The following map reflects each country’s dependence on imports from Ukraine and Russia for the supply of wheat, sunflower oil and fertilizers (as a percentage of total imported quantities of each product per country). The darker the colour, the greater dependence on imports of each country from Ukraine and Russia together is.
However, by grouping together data by region, it appears that Northern Africa and Western Asia imports nearly 55% of their wheat from Ukraine and Russia, Central and Southern Asia 37%, Sub-Saharan Africa 28% and Eastern & Southeastern Asia (excluding China) 20%.
Each country’s dependence on wheat and sunflower oil imports from Ukraine and Russia is also indicated in the following table: the darker the color of each field, the greater each country’s dependence on imports from Ukraine, Russia or both countries together is. At the same time, the quantity per capita of imported wheat and sunflower oil from both countries in 2020 is also reflected. For instance, in Lebanon - being the top importer of wheat per capita per year (112 kilos in 2020) from Ukraine (corresponding to 52% of wheat imports in the country) – food inflation is now among the highest in the world, with food prices rising by 3.000 percentage points, compared to 2020, according to a Reuters Graphics’ article, based on Refinitiv’s data.
The Reuters’ article also highlights the issue of further international pressure, due to the restrictions on food exports imposed by over 20 countries around the world, in response to the impact of the war in Ukraine. On this issue, detailed information has been published by Joseph Glauber, David Laborde and Abdullah Mamun, research fellows with the International Food Policy Research Institute (IFPRI) in their post: “From bad to worse: How Russia – Ukraine war-related export restrictions exacerbate global food insecurity”. As they wrote in April 2022, “As food price inflation grows around the world, and no quick resolution to the Ukraine war in sight, past experience suggests that more countries will impose restrictions. This could further boost prices and increase price volatility. Previous research on the impacts of export restrictions during 2007 – 2008 food price crisis suggests that such policies contributed to 40% of the increase in agricultural prices over the period”.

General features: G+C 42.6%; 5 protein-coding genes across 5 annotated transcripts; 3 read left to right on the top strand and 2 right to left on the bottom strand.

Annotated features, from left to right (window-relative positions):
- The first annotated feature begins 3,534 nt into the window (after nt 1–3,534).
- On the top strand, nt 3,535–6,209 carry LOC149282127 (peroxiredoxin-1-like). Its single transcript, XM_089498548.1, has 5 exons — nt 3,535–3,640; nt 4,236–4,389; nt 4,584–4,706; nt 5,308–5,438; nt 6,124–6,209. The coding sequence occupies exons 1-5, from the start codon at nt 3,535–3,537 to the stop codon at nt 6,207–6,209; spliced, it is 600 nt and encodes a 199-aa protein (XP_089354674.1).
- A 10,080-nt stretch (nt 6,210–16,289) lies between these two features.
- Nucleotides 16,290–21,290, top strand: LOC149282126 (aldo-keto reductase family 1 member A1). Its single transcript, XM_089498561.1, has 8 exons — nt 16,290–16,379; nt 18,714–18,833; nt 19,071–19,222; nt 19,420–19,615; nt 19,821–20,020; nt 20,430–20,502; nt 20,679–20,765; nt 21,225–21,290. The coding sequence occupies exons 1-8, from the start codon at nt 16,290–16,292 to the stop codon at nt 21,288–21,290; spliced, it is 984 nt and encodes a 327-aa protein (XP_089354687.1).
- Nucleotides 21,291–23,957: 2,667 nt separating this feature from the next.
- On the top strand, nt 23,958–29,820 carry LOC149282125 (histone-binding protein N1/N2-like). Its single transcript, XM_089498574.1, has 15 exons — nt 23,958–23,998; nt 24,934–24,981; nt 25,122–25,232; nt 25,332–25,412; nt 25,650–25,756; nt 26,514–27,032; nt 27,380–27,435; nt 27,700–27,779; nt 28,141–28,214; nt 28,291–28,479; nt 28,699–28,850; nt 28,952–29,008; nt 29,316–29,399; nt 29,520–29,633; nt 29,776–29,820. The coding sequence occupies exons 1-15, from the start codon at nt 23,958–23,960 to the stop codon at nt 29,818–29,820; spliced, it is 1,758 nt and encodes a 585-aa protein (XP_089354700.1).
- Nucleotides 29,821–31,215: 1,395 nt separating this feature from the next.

All the analyses presented and involving imports and exports of products are based on annual data for 2020 publicly available for retrieval on resourcetrade.earth developed by Chatham House. The latest data primarily originate from the United Nations International Trade Statistics Database (UN Comtrade) and detailed information can be found here. Moreover, annual data have been used for 2019 from the same source only for map data visualization purposes, for the cases of a few countries about which data for 2020 were missing. Unless otherwise indicated, country-specific analyses regarding imports by product and its dependence on imports from Ukraine and Russia are based on calculated percentages of imported quantities of each product from both countries in relation to overall imported quantities of the same product in the country concerned. Analyses/ visualizations including GDP figures are based on World Bank open data for 2020. The Pandas Python Library was used for the data analysis purposes in this piece, and data visualizations have been created in Datawrapper.
Additional reporting: Stefania Ibrishimova
Translation: Tina Katoufa
This piece is part of the iMEdD’s Observatory on Ukraine, which can be found here. The present text and graphs are governed by the Creative Commons license (CC BY-NC 4.0) and are freely available to any interested party, provided they are not intended for commercial use: you may reproduce and/or incorporate them into your webpage, including a reference to their creator and their source: Kelly Kiki, Stefania Ibrishimova, “The poorest countries around the world are also highly dependent on wheat imports from Ukraine and Russia”, iMEdD, June 7, 2022, CC BY-NC 4.0.